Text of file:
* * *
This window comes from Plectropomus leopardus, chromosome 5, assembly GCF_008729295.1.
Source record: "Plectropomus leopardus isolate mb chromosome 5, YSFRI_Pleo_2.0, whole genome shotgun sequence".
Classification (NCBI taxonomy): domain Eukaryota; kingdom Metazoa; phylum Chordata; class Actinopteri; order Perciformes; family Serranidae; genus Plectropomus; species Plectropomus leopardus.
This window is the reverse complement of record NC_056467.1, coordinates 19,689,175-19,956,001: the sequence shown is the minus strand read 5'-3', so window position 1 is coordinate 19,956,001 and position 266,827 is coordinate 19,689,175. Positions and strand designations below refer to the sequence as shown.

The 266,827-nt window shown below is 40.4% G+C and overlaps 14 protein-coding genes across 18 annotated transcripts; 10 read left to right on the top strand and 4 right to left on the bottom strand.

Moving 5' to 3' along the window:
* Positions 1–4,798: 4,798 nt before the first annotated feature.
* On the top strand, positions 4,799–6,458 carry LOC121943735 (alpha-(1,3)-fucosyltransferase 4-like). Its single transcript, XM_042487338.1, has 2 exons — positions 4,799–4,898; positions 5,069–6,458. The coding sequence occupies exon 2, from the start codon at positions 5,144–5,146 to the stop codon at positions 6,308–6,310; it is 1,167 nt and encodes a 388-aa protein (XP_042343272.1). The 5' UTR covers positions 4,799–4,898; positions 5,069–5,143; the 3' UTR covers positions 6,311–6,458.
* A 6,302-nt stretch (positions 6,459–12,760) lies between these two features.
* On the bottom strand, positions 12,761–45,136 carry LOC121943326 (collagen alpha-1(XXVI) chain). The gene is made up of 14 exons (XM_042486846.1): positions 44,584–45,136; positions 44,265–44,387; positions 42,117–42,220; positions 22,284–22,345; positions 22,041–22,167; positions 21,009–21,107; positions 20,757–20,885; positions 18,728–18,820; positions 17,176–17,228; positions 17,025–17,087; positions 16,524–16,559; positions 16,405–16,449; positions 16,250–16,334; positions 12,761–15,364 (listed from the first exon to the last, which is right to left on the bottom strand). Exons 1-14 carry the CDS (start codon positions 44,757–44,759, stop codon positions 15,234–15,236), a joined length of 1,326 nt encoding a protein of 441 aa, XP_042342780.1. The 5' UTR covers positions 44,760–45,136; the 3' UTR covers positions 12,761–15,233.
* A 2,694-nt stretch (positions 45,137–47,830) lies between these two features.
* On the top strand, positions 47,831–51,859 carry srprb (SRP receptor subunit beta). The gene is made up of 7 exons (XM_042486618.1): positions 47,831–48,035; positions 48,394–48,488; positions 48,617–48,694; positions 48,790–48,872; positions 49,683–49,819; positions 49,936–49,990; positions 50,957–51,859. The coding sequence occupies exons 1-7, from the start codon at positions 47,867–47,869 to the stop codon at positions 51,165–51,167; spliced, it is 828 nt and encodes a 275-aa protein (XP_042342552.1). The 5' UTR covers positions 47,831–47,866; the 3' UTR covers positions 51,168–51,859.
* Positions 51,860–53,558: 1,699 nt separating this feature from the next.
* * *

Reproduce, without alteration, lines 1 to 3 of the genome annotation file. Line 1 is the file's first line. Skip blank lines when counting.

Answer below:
This window comes from Plectropomus leopardus, chromosome 5, assembly GCF_008729295.1.
Source record: "Plectropomus leopardus isolate mb chromosome 5, YSFRI_Pleo_2.0, whole genome shotgun sequence".
Classification (NCBI taxonomy): domain Eukaryota; kingdom Metazoa; phylum Chordata; class Actinopteri; order Perciformes; family Serranidae; genus Plectropomus; species Plectropomus leopardus.